In a college dorm, in a prison, in a marriage
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Last fall, at a writing retreat sponsored by The Sun, a man seated next to me at breakfast became visibly agitated when our conversation turned to Afghanistan. Al had served in Vietnam and said he was appalled that the United States was fighting yet another unwinnable war. He told me that he’d joined the air force as a young man and had been a fighter pilot for many years. Then he’d spent more than a decade selling arms for the government and, he said with a slightly pained expression, “living the lifestyle of a global arms salesman.” I asked what that meant. For example, Al said, he used to receive a twenty-thousand-dollar monthly stipend solely to throw lavish parties for potential customers.
I’ve met many Sun readers over the years but never one who’d found his way to the magazine from deep inside the military-industrial complex. Al retired from the air force nearly twenty years ago, then watched helplessly as his wife died of cancer — an experience he described as more traumatic than wartime combat. Her death brought his world crumbling down around him — and, as he began to build a new life, his broken heart opened to the unbearable losses that others bear. It was, he said, as if he’d awakened from a “long sleep.” Around this time he began to work on behalf of numerous nonprofit causes. One day a friend showed him a copy of The Sun. The magazine moved him to tears. He hasn’t missed an issue since.
I marveled at the different paths Al and I had traveled to arrive at the same breakfast table. While he was flying combat missions in Vietnam, I was protesting the war. While he was studying the intricacies of new weapon systems, I was struggling to keep a new magazine alive. Yet here we were, all these years later, two men with more in common than either of us would once have guessed. We both believed in a person’s lifelong ability to change and grow. We both understood the power of a transformative experience to crack our world open. I was in my late twenties when it happened to me: my infant son died, my wife and I divorced, my father’s body was ravaged by cancer — and I woke up a little, too. That’s when I started The Sun. Looking into Al’s eyes was like looking at myself in the mirror: slightly different body, slightly different personality — big deal.
“Don’t go back to sleep!” implored the thirteenth-century poet Rumi. For that’s the human condition, isn’t it? We fall asleep and wake up, and then we fall asleep again. Maybe we slept through a marriage. Maybe we slept through poverty, if it was someone else’s poverty, or racial injustice, as long as we were sitting in the front, not the back, of the bus. Maybe we slept through decades devoted to making money with nothing to show for it in the end but money. Maybe we slept through a visit home, not imagining we’d never see one of our parents again.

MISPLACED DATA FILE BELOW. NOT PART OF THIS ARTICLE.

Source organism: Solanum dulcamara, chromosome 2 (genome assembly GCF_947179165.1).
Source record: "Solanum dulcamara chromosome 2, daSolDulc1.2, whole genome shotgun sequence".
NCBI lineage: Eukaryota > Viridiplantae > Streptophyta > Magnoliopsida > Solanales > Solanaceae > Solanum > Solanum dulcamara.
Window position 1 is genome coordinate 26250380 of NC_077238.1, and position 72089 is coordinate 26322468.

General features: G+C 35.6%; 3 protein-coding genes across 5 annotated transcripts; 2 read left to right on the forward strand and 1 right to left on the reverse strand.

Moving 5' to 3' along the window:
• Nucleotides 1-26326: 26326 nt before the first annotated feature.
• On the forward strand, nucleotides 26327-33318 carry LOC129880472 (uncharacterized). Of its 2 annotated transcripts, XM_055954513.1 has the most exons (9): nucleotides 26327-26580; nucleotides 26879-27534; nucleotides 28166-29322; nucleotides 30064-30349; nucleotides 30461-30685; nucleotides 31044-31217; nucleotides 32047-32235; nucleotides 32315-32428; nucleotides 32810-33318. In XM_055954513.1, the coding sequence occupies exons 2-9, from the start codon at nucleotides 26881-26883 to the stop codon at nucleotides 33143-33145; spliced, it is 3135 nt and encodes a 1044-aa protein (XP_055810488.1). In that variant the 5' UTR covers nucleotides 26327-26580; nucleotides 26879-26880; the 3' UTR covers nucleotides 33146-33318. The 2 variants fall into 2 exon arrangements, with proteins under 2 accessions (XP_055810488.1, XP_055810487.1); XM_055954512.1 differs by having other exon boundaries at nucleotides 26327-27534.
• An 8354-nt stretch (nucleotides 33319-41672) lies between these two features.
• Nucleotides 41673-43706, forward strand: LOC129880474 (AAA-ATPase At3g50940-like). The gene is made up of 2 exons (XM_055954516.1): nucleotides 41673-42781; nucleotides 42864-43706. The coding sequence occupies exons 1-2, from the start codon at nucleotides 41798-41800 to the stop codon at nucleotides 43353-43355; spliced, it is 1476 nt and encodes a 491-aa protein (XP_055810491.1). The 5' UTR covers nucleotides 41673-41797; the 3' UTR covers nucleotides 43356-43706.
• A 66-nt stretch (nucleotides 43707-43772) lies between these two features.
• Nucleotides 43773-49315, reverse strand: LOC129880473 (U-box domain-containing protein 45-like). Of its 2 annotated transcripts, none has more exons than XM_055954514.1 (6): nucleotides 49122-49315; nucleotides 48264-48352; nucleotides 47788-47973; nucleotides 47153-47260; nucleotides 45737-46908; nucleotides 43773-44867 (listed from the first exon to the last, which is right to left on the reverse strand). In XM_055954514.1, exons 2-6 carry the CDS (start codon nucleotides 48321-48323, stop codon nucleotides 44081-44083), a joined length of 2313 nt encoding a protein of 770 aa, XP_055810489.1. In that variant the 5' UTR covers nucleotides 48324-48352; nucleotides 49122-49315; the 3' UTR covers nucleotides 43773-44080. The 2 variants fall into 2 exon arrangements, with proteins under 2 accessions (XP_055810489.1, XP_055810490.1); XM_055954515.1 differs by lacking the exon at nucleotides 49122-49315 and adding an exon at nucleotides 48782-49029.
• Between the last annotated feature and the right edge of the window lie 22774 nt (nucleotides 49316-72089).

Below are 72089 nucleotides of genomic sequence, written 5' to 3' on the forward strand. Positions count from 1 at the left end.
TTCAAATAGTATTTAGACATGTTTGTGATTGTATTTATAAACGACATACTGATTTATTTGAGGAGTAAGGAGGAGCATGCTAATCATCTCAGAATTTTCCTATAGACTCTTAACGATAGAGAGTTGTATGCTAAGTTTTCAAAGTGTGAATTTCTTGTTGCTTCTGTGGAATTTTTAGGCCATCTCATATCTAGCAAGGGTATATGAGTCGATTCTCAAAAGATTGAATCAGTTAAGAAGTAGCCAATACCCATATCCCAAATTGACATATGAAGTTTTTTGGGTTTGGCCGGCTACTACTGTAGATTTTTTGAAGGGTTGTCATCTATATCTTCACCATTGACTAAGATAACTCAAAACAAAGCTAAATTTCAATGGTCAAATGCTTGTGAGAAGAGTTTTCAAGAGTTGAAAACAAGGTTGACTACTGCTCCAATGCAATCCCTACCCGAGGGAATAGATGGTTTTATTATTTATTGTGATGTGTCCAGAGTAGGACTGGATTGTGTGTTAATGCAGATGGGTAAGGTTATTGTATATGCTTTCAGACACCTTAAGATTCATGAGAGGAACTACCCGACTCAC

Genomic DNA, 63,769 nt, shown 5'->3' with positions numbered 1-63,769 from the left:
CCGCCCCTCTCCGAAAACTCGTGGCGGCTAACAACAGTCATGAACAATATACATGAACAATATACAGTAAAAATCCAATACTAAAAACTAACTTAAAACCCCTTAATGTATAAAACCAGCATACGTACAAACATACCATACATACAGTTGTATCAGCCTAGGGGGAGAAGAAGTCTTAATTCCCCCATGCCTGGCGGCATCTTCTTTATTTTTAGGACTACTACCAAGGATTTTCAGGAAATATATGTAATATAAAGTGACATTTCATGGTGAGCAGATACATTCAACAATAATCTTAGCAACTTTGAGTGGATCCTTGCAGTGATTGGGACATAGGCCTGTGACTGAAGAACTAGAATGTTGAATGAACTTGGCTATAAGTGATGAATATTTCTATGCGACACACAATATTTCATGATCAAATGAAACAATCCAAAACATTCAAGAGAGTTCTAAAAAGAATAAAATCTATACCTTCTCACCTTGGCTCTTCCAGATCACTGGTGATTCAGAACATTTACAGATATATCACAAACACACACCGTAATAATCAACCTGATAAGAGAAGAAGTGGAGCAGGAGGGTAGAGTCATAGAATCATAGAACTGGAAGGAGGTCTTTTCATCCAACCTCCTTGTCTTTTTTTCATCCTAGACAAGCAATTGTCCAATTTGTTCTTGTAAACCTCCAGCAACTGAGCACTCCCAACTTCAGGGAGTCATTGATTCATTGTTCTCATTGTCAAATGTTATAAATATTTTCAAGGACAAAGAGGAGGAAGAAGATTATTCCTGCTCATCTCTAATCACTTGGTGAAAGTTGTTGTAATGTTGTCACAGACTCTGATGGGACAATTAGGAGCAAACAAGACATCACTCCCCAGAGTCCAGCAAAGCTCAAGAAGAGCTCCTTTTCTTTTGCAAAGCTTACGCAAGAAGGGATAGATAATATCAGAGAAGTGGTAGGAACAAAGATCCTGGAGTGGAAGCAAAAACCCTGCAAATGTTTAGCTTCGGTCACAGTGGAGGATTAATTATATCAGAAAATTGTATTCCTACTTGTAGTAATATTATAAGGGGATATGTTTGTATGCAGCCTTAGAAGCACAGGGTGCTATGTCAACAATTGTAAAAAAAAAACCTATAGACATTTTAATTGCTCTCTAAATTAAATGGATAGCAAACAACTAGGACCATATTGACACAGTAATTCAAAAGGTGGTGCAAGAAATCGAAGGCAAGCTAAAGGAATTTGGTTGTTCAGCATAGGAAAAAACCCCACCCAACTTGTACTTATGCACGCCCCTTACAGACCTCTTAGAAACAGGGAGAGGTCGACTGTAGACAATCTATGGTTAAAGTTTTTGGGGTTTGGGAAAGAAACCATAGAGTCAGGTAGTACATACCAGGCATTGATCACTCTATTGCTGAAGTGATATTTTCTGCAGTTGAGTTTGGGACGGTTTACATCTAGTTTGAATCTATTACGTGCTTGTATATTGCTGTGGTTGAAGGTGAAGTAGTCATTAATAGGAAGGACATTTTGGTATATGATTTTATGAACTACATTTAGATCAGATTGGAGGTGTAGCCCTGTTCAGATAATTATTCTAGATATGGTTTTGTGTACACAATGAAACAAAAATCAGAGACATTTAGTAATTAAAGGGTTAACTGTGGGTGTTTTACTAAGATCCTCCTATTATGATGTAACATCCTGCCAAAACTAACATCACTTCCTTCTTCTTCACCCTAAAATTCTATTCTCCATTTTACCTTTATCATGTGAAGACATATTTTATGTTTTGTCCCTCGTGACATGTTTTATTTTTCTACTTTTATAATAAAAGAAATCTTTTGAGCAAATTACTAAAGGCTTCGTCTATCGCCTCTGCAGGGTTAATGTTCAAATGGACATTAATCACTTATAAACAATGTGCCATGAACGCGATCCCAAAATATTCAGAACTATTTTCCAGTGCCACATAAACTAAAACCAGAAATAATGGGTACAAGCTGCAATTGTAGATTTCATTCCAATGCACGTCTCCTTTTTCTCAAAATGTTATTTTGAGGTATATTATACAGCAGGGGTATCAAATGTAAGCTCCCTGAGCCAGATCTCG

Here at The Sun, I’ve tried to avoid sleepwalking by challenging the conventional business model and by following Gandhi’s suggestion to be the change we want to see in the world. But unless I’m vigilant, I can still find myself in a trance: working so hard that the work I love turns into a forced march; measuring my self-worth by how “efficient” I’ve been. During the worst of last year’s recession, however, when The Sun was losing subscribers at an unprecedented rate and many other magazines were disappearing altogether, I knew it was imperative for me to stay awake. We froze salaries, reduced pay rates to writers and photographers, trimmed expenses wherever we could — and still I worried that more drastic steps might be necessary. I told myself not to panic; during the past thirty-six years The Sun had survived more than one recession. I focused on the enduring value of this ad-free, reader-supported magazine, and I reminded myself that The Sun is sustained not just by our dedicated staff but by a community of readers who care deeply about the magazine’s future.
As it turned out, readers like you made it possible for us to make ends meet last year without having to cut pages from the magazine or lay off staff. Thanks to your contributions, we were even able to continue giving free subscriptions to prisoners and to those who have fallen on especially hard times. I’m grateful that our subscribers understand that a reader-supported magazine means readers keep the magazine alive — not advertisers, not a corporate benefactor, and not some foundation with its own rarefied ideas about literature.
I can’t predict where the economy is heading, but I know one thing for certain: even in the best of times, it’s unusual for an independent magazine to survive year after year. So, once again, I’m asking for your support as a Friend of The Sun. Your tax-deductible donation will help ensure that each monthly issue continues to bear witness to the sorrows of existence and to celebrate the transcendent power of love.
When I started The Sun in 1974, I naively imagined that people would appreciate the magazine only if they’d read the same metaphysical tracts I’d read; done the same drugs; ate brown rice, not white; knelt before the goddess of love, never the god of war. Foolish man! These days I wouldn’t even try to describe a “typical” reader. Why reduce the complexity of a person’s life to the kind of demographic data other magazines use to sell advertising? What matters to me instead is that, through good times and bad, The Sun keeps reminding us of our common humanity and helps us to stay awake. Whether you’re young or old, liberal or conservative, a bohemian artist or a former fighter pilot, I want every issue to be a hand on your shoulder, a voice in your ear whispering, Don’t go back to sleep.
Editor and publisher
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